Hand Soap

Why I like it:  It ranks very well on the EWG Skin Deep site.  The lavender is the best-rated out of the scents.  There is no corn, soy or gluten.  Many of the ingredients are coconut-derived.  I always get the refill-sized bottles and refill my dispensers at home.

Public Goods also has a nice hand soap that comes in a refill pouch.
Shea Terra Organics Facial Soap Rose Hips & Pink Clay

Bar Facial Soap

Why I like it: Very clean ingredient list of things you can pronounce and no plastic packaging!  Rose and pink clay are supposed to be calming and draw out impurities from your skin.  This is very gentle and lasts forever!  I actually cut the bar in half and have half in my shower and half in my travel kit and/or other bathroom, so it's very economical.

Hair Care and Body Care
Carina Organics for shampoo, conditioner, body wash, face wash, leave-in conditioner, body lotion, face lotion, hair gel, hair spray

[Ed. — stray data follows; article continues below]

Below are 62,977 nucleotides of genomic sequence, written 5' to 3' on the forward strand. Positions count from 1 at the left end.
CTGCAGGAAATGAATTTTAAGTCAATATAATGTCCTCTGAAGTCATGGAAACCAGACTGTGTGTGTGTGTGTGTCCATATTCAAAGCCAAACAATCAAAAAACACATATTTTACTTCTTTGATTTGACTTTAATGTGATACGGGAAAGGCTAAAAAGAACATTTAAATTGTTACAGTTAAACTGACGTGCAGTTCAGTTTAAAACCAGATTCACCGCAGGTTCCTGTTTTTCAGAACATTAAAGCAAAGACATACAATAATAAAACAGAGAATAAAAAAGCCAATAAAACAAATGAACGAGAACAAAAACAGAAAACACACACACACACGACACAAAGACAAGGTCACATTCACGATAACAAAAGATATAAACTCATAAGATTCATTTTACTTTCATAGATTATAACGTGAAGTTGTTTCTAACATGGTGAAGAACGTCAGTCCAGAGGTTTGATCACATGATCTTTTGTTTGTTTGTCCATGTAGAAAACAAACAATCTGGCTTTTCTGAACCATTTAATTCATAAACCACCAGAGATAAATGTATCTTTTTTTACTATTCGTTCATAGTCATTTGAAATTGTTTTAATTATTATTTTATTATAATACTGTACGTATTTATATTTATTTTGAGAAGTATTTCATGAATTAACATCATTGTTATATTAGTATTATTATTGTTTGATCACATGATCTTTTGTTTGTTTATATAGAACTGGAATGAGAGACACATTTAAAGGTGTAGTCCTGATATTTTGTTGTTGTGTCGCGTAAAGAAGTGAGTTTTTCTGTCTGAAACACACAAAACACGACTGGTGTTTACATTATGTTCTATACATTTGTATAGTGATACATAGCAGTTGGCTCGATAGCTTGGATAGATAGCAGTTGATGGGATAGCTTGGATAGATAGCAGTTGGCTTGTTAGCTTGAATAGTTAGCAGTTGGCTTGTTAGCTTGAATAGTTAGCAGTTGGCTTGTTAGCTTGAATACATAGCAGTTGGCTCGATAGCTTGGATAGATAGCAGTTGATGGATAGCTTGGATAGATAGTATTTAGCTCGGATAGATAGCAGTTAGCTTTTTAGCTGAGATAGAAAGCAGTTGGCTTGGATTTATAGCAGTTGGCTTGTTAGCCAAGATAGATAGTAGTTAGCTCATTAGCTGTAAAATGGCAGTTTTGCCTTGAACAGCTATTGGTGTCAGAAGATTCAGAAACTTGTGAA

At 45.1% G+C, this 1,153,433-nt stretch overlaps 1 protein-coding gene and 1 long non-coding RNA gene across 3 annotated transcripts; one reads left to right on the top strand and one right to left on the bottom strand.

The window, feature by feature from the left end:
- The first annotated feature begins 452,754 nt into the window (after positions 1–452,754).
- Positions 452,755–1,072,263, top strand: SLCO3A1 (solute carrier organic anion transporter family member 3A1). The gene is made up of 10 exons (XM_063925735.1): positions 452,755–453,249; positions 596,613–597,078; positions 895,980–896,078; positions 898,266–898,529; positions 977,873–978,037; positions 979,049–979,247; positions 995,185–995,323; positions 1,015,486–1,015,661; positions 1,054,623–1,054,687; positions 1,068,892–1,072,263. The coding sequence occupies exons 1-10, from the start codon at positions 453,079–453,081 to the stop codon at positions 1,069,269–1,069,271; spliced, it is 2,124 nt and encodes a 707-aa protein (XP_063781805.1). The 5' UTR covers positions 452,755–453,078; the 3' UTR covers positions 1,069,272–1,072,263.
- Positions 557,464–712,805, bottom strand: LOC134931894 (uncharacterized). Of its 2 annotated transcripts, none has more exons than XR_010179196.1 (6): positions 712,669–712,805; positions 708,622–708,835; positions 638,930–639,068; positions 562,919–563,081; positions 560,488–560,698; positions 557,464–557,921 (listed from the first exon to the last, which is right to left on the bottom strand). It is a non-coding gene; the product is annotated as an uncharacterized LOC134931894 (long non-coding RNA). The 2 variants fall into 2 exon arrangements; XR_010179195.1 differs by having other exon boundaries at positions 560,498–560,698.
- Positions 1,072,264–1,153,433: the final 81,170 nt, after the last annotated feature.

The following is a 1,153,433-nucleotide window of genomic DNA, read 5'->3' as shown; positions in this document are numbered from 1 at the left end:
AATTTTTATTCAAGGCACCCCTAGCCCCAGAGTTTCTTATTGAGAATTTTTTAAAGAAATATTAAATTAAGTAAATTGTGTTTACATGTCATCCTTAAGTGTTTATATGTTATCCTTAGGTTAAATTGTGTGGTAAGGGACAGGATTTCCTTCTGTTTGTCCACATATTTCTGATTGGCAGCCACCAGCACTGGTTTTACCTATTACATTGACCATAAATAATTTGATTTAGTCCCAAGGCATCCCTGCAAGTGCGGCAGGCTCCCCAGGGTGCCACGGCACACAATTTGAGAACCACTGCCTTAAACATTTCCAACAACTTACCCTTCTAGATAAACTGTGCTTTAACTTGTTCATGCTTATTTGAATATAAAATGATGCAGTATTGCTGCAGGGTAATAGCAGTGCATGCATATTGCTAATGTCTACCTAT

Carina Organics North AmericaWhy I like it: Hands down, they make the safest hair and body care products you can find.  They consistently rank as the safest in the Mamavation product testing, and they are free of any chemicals, gluten, soy, corn or artificial fragrances or colors.  I have been using their products for about 5 years now, and I love them.  My skin and hair love them as well.  They are a Canadian company and they have wonderful customer service.  I do wish I could get refills somehow, without having to get things in plastic, but that isn’t an option.  I’ve been ordering their products in large jugs, and just refilling the smaller bottles to keep in my shower and bathroom vanity.